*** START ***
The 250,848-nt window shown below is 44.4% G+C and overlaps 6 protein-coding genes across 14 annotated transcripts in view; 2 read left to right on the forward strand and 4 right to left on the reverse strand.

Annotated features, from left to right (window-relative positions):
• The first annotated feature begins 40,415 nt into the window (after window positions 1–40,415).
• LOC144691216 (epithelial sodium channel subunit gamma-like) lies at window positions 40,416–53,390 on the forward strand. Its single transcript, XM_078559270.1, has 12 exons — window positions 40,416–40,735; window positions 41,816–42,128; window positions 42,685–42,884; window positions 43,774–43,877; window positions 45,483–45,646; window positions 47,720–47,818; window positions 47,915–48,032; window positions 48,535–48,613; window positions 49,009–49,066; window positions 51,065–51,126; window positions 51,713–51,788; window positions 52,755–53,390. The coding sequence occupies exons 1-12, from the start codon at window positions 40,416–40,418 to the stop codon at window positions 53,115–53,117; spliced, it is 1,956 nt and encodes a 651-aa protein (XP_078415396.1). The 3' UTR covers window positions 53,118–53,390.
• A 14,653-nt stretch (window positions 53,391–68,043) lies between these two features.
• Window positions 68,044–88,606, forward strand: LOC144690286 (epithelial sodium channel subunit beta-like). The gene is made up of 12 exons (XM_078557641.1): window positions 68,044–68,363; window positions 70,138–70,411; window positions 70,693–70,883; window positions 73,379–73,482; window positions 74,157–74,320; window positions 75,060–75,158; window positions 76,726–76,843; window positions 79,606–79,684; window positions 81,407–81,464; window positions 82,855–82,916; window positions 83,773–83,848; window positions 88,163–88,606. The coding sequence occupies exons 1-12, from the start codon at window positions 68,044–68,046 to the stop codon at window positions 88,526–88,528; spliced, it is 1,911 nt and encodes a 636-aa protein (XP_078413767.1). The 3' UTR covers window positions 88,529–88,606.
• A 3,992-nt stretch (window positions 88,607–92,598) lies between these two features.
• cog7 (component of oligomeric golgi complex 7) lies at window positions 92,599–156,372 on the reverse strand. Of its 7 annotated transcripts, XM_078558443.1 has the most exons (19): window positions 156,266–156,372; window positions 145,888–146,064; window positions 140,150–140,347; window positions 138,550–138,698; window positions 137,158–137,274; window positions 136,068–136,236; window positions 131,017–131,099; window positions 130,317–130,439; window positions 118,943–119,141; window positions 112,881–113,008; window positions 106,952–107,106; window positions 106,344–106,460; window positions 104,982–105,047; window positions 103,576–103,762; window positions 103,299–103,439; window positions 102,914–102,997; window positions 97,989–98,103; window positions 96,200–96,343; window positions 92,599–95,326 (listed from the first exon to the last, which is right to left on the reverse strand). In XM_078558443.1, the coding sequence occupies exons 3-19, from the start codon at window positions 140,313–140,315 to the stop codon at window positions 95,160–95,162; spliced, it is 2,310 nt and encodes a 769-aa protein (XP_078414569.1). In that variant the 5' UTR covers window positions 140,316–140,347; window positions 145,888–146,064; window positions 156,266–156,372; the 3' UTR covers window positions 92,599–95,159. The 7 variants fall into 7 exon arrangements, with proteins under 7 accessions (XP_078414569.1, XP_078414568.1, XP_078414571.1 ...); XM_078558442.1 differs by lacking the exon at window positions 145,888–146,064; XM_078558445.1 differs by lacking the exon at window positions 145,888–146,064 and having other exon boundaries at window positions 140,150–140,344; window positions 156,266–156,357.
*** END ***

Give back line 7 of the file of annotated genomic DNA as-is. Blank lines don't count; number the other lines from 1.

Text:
• A 3,992-nt stretch (window positions 88,607–92,598) lies between these two features.